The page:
M.I.A. Recalls Turbulent Childhood in Trailer for the Documentary She Criticized


“If you’ve got access to a microphone, please use it to say something,” M.I.A. says in a trailer for the documentary Matangi/Maya/M.I.A., released on Thursday.

M.I.A. (born Maya Arulpragasam) has used her platform as a pop star to call attention to the refugee crisis, the NSA spying on all of us, and even flipped off America during our precious SuperBowl. Matangi/Maya/M.I.A., directed by Steve Loveridge, follows her rise as a polarizing voice and traces her activism back to her childhood as the daughter of Sri Lankan immigrants and political activists. (Sometimes her comments—the way she trivialized Black Lives Matter a few years back, for example—have notably gotten her into trouble.)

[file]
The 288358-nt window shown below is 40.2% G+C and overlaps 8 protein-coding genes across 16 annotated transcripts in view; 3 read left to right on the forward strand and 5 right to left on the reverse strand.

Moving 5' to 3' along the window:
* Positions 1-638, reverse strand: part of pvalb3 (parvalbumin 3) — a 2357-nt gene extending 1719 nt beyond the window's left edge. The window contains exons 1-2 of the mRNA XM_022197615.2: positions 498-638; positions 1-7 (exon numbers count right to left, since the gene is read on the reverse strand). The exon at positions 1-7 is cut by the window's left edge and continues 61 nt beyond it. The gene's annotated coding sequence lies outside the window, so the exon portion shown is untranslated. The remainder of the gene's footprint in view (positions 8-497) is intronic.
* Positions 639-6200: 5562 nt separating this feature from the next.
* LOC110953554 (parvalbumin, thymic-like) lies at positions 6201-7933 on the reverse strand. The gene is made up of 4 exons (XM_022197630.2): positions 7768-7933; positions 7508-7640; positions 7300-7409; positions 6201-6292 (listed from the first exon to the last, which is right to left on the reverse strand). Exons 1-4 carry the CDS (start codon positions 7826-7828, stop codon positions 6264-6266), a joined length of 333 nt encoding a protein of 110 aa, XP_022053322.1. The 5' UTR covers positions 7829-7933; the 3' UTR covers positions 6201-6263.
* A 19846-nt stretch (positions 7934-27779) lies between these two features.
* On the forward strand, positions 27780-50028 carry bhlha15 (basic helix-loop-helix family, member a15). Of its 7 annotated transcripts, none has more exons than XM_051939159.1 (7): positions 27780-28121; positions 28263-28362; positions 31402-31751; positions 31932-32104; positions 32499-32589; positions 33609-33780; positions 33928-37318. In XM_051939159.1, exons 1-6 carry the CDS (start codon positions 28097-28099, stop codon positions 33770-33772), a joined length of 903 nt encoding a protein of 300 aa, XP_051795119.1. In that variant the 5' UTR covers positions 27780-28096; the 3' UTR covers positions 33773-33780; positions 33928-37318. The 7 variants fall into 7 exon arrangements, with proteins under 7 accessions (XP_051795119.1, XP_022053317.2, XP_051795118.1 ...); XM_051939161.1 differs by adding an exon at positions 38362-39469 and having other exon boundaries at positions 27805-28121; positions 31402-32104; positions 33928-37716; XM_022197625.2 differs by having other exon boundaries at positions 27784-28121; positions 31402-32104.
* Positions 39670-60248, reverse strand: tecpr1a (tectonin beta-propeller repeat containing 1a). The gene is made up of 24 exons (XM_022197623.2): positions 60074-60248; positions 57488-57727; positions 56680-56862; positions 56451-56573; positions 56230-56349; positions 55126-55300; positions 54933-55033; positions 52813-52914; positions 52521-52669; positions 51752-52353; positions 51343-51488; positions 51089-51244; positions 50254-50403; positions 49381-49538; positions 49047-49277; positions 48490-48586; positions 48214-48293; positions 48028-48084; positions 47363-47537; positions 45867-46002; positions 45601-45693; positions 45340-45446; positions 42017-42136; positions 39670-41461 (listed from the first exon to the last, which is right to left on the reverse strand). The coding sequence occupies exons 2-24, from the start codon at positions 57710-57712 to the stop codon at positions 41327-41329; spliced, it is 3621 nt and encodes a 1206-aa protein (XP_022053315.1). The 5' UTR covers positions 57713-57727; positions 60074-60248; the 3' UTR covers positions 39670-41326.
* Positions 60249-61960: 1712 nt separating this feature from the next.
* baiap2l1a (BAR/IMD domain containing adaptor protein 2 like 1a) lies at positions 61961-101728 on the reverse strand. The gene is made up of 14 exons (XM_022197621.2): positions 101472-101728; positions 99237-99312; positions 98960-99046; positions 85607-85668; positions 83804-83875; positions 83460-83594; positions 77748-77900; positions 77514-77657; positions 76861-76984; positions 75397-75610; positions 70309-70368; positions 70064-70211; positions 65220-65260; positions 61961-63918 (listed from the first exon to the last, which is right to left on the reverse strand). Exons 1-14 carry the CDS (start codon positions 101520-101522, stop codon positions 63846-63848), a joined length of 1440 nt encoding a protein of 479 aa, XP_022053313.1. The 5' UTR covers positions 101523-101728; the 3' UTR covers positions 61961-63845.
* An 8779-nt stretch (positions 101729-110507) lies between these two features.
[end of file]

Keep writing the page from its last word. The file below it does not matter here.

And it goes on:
Even though the documentary won the World Cinema Documentary Special Jury Award at Sundance this year, M.I.A. wasn’t exactly fond of it, which should make for an interesting viewing. “He took all of my cool out,” she told Billboard in January. “He took all the shows where I look good and tossed it in the bin. Eventually, if you squash all the music together from the film, it makes for about four minutes. I didn’t know that my music wouldn’t really be a part of this. I find that to be a little hard, because that is my life. It’s not the film that I would have made.”

Matangi/Maya/M.I.A opens in the US on September 28.

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